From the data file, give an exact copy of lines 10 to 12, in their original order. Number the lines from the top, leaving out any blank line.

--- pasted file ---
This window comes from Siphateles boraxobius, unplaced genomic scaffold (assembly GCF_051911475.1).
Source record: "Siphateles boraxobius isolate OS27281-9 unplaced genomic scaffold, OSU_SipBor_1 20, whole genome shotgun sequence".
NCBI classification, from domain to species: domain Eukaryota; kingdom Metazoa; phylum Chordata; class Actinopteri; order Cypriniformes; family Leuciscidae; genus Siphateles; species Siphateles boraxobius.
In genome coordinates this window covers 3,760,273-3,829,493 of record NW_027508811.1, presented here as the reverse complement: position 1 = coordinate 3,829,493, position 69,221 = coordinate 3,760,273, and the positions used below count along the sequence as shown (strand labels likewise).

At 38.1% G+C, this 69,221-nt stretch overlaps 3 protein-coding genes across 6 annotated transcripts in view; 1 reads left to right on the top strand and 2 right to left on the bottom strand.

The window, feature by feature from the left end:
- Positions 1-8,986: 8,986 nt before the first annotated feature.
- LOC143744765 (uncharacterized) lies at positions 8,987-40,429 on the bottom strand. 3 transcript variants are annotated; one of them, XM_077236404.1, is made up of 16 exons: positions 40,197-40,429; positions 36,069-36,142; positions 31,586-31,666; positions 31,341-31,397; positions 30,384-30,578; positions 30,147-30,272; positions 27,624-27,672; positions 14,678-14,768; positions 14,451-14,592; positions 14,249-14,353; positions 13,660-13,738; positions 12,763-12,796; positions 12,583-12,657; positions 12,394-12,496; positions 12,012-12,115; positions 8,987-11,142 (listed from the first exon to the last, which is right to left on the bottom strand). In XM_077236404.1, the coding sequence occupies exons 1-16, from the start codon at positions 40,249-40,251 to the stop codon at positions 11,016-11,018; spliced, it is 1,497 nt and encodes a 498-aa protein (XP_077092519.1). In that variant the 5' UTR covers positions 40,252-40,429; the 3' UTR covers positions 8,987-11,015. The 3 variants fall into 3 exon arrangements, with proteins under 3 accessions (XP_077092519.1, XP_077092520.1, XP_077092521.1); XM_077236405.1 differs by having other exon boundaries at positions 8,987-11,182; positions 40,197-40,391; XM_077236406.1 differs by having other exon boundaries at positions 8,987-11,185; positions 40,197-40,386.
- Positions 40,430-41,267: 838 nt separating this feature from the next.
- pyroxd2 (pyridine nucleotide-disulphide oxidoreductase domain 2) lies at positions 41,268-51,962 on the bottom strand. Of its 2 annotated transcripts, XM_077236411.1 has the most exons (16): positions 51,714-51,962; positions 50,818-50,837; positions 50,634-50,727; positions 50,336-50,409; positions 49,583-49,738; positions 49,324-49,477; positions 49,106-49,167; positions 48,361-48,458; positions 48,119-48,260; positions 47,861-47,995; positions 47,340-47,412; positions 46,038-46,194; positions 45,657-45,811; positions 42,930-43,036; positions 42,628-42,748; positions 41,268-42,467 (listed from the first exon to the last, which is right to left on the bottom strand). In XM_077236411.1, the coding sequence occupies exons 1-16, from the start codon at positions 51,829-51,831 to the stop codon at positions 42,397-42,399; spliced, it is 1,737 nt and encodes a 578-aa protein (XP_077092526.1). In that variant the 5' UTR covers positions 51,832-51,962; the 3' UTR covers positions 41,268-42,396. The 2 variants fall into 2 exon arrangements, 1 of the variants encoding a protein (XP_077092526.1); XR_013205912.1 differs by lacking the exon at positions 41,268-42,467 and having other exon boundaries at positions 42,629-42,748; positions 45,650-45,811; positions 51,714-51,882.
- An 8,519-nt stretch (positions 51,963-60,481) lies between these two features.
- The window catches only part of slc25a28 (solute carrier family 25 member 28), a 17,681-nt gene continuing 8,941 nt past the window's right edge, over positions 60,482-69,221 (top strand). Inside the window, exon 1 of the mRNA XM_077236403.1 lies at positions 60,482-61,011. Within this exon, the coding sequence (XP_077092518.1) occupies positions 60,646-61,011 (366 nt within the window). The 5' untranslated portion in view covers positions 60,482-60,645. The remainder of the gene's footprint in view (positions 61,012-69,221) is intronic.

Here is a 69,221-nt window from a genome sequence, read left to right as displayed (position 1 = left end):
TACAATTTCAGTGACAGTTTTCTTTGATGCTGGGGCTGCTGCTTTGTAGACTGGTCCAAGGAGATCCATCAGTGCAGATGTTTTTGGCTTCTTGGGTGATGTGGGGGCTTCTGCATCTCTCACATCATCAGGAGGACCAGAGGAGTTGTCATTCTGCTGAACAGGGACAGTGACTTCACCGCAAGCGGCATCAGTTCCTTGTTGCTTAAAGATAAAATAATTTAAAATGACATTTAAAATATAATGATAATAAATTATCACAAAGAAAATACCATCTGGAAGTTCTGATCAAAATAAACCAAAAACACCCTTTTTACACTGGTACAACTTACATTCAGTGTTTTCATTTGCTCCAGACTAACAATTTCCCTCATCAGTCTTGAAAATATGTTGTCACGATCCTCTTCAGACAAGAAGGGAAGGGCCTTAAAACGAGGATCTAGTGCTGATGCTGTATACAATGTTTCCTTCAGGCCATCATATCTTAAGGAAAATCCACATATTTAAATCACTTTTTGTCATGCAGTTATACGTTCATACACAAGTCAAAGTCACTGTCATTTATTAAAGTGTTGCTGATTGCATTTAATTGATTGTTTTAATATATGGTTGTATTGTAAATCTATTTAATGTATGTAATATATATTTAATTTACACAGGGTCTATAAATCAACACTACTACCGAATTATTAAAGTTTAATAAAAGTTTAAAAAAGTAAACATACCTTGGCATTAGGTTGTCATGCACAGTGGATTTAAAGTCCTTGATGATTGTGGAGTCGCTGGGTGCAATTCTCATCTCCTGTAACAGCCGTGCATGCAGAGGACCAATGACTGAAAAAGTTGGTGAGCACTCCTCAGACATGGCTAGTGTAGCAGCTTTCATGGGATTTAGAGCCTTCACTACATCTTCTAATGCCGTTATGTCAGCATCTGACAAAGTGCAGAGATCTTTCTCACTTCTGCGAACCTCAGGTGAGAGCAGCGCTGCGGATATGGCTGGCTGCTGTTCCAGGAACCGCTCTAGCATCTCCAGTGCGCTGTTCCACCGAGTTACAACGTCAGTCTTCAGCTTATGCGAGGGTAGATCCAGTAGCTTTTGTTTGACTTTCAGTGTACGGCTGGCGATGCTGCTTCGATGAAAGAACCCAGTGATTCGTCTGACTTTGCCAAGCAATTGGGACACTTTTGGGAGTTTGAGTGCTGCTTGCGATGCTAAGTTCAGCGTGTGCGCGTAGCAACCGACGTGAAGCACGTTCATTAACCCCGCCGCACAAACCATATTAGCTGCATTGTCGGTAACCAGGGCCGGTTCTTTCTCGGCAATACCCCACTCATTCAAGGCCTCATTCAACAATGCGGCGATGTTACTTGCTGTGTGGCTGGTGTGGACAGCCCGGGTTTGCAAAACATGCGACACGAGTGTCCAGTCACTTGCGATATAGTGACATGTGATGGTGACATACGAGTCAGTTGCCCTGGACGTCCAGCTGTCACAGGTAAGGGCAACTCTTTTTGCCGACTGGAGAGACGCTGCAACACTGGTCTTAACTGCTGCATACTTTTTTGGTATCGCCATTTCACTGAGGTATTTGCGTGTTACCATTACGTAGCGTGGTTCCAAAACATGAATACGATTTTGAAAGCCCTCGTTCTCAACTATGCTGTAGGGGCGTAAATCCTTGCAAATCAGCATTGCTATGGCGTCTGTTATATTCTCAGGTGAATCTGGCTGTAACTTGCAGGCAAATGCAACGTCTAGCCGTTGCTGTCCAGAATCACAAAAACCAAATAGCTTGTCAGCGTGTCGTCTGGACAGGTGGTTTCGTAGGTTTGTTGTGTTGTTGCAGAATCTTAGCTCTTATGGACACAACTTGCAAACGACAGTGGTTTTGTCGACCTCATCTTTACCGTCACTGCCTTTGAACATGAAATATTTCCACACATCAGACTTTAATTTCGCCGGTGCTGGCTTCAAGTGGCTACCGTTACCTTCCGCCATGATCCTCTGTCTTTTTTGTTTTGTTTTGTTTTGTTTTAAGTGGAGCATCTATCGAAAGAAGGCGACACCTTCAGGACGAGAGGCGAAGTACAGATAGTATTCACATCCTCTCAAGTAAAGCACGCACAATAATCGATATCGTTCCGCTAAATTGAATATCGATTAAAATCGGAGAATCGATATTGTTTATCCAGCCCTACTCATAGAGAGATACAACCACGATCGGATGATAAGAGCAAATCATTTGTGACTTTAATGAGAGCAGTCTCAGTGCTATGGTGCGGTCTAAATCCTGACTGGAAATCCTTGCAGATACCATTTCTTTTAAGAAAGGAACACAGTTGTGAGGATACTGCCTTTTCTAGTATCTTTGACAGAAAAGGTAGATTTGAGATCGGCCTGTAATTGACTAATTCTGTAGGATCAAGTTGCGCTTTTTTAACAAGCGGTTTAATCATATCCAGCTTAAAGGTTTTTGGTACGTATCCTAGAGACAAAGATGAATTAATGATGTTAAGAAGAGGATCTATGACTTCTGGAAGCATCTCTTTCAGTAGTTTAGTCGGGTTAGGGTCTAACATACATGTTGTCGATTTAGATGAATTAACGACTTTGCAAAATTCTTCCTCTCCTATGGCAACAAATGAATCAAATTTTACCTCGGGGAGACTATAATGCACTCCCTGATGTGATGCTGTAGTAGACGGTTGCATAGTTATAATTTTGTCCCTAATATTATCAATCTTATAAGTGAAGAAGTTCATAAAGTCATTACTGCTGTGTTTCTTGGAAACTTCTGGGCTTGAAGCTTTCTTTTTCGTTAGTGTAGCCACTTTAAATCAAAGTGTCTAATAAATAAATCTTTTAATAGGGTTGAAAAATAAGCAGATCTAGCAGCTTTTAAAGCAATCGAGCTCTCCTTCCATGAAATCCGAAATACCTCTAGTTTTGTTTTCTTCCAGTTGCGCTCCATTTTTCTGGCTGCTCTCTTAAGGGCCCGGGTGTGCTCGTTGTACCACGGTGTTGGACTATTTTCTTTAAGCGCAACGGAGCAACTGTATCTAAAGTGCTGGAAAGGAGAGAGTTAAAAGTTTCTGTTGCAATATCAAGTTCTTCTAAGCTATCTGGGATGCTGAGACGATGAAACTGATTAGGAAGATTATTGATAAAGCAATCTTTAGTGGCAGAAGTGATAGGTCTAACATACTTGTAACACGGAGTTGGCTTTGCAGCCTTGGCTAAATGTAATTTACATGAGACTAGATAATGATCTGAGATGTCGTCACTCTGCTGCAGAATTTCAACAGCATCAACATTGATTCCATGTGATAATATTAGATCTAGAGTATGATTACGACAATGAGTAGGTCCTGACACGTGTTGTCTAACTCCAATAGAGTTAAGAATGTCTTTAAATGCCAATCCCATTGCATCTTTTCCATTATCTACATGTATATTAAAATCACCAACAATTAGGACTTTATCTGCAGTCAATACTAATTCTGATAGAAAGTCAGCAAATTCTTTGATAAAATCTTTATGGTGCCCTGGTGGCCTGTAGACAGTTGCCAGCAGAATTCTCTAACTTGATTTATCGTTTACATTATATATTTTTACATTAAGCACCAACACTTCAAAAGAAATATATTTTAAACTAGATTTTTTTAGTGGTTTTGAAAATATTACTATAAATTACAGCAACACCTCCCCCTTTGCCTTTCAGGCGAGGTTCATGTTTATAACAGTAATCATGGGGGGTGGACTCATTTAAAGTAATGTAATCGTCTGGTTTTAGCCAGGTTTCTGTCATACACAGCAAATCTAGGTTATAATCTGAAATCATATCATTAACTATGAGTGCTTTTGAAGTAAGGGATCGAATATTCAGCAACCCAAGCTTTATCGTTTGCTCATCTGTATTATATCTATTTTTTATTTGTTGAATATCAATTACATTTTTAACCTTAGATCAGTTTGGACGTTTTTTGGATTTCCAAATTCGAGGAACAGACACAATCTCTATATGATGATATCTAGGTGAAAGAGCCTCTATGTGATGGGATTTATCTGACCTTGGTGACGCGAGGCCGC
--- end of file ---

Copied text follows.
- pyroxd2 (pyridine nucleotide-disulphide oxidoreductase domain 2) lies at positions 41,268-51,962 on the bottom strand. Of its 2 annotated transcripts, XM_077236411.1 has the most exons (16): positions 51,714-51,962; positions 50,818-50,837; positions 50,634-50,727; positions 50,336-50,409; positions 49,583-49,738; positions 49,324-49,477; positions 49,106-49,167; positions 48,361-48,458; positions 48,119-48,260; positions 47,861-47,995; positions 47,340-47,412; positions 46,038-46,194; positions 45,657-45,811; positions 42,930-43,036; positions 42,628-42,748; positions 41,268-42,467 (listed from the first exon to the last, which is right to left on the bottom strand). In XM_077236411.1, the coding sequence occupies exons 1-16, from the start codon at positions 51,829-51,831 to the stop codon at positions 42,397-42,399; spliced, it is 1,737 nt and encodes a 578-aa protein (XP_077092526.1). In that variant the 5' UTR covers positions 51,832-51,962; the 3' UTR covers positions 41,268-42,396. The 2 variants fall into 2 exon arrangements, 1 of the variants encoding a protein (XP_077092526.1); XR_013205912.1 differs by lacking the exon at positions 41,268-42,467 and having other exon boundaries at positions 42,629-42,748; positions 45,650-45,811; positions 51,714-51,882.
- An 8,519-nt stretch (positions 51,963-60,481) lies between these two features.
- The window catches only part of slc25a28 (solute carrier family 25 member 28), a 17,681-nt gene continuing 8,941 nt past the window's right edge, over positions 60,482-69,221 (top strand). Inside the window, exon 1 of the mRNA XM_077236403.1 lies at positions 60,482-61,011. Within this exon, the coding sequence (XP_077092518.1) occupies positions 60,646-61,011 (366 nt within the window). The 5' untranslated portion in view covers positions 60,482-60,645. The remainder of the gene's footprint in view (positions 61,012-69,221) is intronic.